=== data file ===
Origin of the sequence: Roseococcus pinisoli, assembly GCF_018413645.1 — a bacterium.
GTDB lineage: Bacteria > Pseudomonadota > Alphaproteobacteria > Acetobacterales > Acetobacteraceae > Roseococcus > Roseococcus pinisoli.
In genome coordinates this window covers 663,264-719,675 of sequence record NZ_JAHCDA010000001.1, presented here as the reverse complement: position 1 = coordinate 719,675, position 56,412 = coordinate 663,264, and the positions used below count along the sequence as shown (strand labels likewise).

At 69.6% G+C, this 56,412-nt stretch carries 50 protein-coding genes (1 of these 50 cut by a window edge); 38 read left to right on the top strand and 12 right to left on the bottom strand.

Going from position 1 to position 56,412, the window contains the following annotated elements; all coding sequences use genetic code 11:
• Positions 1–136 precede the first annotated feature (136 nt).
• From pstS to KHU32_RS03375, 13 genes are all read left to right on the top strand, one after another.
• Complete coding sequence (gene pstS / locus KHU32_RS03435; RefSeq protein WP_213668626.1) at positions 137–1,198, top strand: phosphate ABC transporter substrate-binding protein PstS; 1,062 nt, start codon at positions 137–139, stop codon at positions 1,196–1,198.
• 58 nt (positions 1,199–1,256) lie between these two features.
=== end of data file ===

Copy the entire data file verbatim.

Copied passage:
Origin of the sequence: Roseococcus pinisoli, assembly GCF_018413645.1 — a bacterium.
GTDB lineage: Bacteria > Pseudomonadota > Alphaproteobacteria > Acetobacterales > Acetobacteraceae > Roseococcus > Roseococcus pinisoli.
In genome coordinates this window covers 663,264-719,675 of sequence record NZ_JAHCDA010000001.1, presented here as the reverse complement: position 1 = coordinate 719,675, position 56,412 = coordinate 663,264, and the positions used below count along the sequence as shown (strand labels likewise).

At 69.6% G+C, this 56,412-nt stretch carries 50 protein-coding genes (1 of these 50 cut by a window edge); 38 read left to right on the top strand and 12 right to left on the bottom strand.

Going from position 1 to position 56,412, the window contains the following annotated elements; all coding sequences use genetic code 11:
• Positions 1–136 precede the first annotated feature (136 nt).
• From pstS to KHU32_RS03375, 13 genes are all read left to right on the top strand, one after another.
• Complete coding sequence (gene pstS / locus KHU32_RS03435; RefSeq protein WP_213668626.1) at positions 137–1,198, top strand: phosphate ABC transporter substrate-binding protein PstS; 1,062 nt, start codon at positions 137–139, stop codon at positions 1,196–1,198.
• 58 nt (positions 1,199–1,256) lie between these two features.